- In addition, a person’s sexuality does not categorise them as mentally ill, making the act inadequate for protecting the rights of LGBTQIA+ people.
- The Supreme Court’s judgement in the case of Navtej Singh Johar v. Union of India discouraged “conversion therapy”,
- In the National Legal Services Authority v. Union of India (Nalsa) case, the court declared that nobody could be forced to undergo “any form of medical or psychological treatment…based on sexual orientation and gender identity”.
- Need of the hour – a specific law banning “conversion therapy“.
- Other notable initiatives
- In Kerala, LGBTQ+ community organization Queerala has started putting together a list of doctors and healthcare centres that practise “conversion therapy”, based on information from members of the community. The initiative hopes to use the list to lobby with state medical authorities to crack down on these practitioners.
- Alongside legal efforts, activists and organizations are working to sensitize mental health professionals to the needs of LGBTQ+ patients.
- Eg: The Mariwala Health Initiative, offers a certificate course in queer affirmative counselling practice for mental health professionals.
- Update medical curricula
- Comprehensive changes are made to medical education curricula that still stigmatize LGBTQ+ identities.
- Global examples
- State and national-level laws against the practice have already been passed in several countries, including Germany, Canada, Malta, Australia, and the United States.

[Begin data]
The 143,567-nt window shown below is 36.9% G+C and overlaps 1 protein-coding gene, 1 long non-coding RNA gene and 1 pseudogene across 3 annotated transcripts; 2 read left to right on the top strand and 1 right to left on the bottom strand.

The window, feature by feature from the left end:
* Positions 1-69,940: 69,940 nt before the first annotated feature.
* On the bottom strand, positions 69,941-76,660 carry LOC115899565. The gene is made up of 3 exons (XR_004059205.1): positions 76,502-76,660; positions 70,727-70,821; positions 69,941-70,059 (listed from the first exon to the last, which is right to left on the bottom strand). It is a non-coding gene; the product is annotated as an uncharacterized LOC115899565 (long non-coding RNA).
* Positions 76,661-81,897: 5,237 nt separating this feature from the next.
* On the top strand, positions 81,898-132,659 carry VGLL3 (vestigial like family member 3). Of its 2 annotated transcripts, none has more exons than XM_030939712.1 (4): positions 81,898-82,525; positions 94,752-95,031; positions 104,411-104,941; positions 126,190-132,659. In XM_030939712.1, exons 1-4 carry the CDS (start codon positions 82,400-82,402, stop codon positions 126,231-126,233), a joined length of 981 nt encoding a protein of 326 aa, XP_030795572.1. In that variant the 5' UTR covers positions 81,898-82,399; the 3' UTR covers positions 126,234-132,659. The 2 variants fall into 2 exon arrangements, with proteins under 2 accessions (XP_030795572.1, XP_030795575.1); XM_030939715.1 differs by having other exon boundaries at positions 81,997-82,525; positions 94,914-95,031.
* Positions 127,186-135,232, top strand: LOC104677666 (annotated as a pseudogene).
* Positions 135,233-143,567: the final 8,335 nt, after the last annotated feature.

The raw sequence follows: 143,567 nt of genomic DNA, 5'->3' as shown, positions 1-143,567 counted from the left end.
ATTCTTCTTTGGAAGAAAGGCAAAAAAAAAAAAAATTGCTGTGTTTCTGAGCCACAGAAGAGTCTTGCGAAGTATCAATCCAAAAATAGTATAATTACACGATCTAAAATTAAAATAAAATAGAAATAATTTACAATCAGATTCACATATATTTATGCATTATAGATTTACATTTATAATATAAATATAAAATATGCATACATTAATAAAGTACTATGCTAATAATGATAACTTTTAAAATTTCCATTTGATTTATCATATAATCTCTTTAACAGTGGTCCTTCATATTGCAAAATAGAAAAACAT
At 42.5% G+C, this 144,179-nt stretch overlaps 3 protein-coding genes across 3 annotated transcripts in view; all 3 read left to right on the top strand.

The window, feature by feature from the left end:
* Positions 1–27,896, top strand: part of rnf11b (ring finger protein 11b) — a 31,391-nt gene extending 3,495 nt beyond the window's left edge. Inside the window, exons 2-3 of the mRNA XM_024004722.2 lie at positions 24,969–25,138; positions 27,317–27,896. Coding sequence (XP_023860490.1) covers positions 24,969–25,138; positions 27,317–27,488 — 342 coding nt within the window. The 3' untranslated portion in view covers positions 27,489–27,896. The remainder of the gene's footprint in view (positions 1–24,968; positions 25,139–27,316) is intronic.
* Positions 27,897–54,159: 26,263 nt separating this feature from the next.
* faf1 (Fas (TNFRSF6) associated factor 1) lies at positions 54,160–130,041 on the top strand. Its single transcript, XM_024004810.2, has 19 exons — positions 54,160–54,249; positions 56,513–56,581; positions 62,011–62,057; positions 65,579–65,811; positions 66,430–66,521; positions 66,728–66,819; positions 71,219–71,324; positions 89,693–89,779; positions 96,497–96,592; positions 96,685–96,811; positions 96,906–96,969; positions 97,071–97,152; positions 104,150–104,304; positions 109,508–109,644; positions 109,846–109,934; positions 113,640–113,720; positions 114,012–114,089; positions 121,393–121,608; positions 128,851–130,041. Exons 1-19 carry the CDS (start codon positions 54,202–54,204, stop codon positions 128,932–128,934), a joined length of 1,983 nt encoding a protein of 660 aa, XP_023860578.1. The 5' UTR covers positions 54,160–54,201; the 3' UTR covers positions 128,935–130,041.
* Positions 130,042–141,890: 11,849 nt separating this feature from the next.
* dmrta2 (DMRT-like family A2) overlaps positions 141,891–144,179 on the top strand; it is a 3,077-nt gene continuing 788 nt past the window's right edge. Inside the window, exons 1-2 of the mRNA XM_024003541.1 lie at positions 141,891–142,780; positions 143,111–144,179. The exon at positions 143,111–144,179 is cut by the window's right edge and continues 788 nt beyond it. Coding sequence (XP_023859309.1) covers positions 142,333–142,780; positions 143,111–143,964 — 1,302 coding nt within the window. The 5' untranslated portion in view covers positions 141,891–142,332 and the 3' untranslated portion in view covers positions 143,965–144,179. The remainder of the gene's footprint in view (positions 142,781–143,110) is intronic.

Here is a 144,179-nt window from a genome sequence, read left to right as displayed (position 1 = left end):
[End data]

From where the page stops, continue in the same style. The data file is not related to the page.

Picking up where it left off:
Associated topic : Transgender Persons (Protection of Rights) Act, 2019
Various provisions of the Bill
- Defining Transperson
- The Bill defines a transgender person as one whose gender does not match the gender assigned at birth.
- It includes trans-men and trans-women, persons with intersex variations, gender-queers, and persons with socio-cultural identities, such as kinnar and hijra.
- Prohibition against discrimination
- It prohibits the discrimination against a transgender person, including denial of service or unfair treatment in relation to education, employment, healthcare, access to, or enjoyment of goods, facilities, opportunities available to the public.
- Every transgender person shall have a right to reside and be included in his household.
- No government or private entity can discriminate against a transgender person in employment matters, including recruitment, and promotion.
- HRD measures
- A transgender person may make an application to the District Magistrate for a certificate of identity, indicating the gender as ‘transgender’.
- Educational institutions funded or recognised by the relevant government shall provide inclusive facilities for transgender persons, without discrimination.
- The government must provide health facilities to transgender persons including separate HIV surveillance centres, and sex reassignment surgeries.
- Grievances redressal
- The National Council for Transgender persons (NCT) chaired by Union Minister for Social Justice, will advise the central government as well as monitor the impact of policies with respect to transgender persons.
- It will also redress the grievances of transgender persons.
- Legal Protection
- The Bill imposes penalties for the offences against transgender persons like bonded labour, denial of use of public places, removal from household & village and physical, sexual, verbal, emotional or economic abuse.
There can be no doubt that conversion therapy, in which victims are subjected to various forms of physical and emotional abuse , is deeply harmful.
Outlawing the practice in India would legally prevent the forced administration of medication and the physical and mental abuse that characterises conversion therapy. Fewer LGBTQIA+ people will be subjected to pain and anguish merely for being who they are.